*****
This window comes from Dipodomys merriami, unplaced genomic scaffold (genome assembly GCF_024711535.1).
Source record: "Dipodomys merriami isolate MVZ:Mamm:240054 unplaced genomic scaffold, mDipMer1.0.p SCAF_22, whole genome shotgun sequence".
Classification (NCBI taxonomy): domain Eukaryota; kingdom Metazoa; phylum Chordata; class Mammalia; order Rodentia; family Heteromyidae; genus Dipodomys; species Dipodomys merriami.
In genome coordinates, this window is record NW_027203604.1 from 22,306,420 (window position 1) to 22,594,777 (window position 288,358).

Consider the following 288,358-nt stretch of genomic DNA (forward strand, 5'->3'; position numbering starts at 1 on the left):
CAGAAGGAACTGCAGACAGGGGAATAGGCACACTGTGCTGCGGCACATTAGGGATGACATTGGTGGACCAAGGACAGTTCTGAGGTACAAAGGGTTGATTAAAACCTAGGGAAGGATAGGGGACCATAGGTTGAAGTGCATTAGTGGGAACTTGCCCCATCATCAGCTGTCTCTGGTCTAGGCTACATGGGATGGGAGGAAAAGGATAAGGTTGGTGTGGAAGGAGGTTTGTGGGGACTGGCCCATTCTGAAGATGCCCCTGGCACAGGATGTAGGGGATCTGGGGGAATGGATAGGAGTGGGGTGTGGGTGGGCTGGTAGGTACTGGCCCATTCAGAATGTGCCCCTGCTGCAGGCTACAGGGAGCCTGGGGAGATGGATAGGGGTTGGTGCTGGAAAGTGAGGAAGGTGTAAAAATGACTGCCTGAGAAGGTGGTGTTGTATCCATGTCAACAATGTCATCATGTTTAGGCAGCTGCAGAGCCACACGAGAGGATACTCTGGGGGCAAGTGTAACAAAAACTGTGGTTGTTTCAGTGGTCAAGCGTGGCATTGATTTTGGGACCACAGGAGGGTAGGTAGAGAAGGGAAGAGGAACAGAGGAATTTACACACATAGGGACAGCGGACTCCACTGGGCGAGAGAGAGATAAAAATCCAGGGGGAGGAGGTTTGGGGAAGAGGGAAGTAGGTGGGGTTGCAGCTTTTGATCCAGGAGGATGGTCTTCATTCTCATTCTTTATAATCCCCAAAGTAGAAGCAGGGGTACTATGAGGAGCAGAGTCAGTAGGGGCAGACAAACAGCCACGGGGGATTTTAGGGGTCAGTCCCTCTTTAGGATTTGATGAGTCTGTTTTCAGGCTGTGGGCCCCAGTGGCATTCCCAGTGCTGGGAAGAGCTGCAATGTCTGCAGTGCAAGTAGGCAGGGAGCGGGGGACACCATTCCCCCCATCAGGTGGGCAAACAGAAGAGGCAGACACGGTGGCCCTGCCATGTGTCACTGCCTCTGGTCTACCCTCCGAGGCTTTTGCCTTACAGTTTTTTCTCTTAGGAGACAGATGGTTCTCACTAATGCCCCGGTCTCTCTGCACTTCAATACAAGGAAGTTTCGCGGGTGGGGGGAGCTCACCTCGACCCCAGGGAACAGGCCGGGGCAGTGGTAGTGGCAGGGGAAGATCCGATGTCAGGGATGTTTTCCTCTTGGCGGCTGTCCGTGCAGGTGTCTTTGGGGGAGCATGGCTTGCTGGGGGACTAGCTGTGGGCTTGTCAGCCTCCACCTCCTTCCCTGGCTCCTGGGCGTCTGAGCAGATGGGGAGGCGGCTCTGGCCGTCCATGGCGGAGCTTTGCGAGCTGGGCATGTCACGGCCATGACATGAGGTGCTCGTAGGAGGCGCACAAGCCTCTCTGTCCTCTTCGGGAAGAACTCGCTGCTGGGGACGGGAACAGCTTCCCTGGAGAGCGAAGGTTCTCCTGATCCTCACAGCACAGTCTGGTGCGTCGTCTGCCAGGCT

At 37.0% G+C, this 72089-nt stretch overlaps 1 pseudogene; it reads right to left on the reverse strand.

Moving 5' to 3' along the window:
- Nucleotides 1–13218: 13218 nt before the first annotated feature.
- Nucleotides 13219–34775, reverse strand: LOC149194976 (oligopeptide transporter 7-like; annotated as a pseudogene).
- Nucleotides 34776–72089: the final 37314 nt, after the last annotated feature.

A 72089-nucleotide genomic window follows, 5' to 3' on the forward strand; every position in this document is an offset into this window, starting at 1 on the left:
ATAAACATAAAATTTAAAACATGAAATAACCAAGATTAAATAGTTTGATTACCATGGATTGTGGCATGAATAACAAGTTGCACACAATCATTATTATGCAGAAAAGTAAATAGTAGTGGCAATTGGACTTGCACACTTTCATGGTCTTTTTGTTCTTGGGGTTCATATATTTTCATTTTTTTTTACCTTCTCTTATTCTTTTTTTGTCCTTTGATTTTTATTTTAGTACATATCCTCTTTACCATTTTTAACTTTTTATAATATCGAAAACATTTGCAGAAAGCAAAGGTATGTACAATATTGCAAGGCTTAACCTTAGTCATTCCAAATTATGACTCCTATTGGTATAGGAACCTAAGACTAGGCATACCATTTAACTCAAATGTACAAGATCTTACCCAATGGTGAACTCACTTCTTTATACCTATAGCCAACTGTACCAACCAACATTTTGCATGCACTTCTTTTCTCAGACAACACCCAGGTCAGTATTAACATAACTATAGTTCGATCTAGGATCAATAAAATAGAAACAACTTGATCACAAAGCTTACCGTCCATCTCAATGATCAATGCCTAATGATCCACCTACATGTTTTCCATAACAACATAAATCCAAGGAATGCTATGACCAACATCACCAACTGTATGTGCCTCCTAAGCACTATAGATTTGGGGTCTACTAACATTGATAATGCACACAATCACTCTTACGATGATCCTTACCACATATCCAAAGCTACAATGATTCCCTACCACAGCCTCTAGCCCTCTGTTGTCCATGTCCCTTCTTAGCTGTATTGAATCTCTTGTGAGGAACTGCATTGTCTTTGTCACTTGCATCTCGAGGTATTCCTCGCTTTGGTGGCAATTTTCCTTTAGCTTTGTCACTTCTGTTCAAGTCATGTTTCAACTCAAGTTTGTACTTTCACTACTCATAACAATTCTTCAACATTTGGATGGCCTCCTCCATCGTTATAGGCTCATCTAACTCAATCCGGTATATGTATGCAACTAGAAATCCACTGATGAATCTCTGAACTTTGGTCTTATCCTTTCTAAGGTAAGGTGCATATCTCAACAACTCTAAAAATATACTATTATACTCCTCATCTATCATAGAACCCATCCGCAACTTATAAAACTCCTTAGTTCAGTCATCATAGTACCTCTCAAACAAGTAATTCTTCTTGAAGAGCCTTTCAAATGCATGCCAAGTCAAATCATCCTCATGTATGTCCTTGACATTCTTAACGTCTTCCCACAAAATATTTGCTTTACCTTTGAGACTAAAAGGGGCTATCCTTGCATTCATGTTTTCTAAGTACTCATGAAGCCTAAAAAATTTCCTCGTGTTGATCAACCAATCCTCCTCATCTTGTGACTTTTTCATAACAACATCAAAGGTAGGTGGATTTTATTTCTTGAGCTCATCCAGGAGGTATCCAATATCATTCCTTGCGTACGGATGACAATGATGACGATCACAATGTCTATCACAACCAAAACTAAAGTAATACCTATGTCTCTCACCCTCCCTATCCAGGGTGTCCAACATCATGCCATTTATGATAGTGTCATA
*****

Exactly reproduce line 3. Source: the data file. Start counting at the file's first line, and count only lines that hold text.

Classification (NCBI taxonomy): domain Eukaryota; kingdom Metazoa; phylum Chordata; class Mammalia; order Rodentia; family Heteromyidae; genus Dipodomys; species Dipodomys merriami.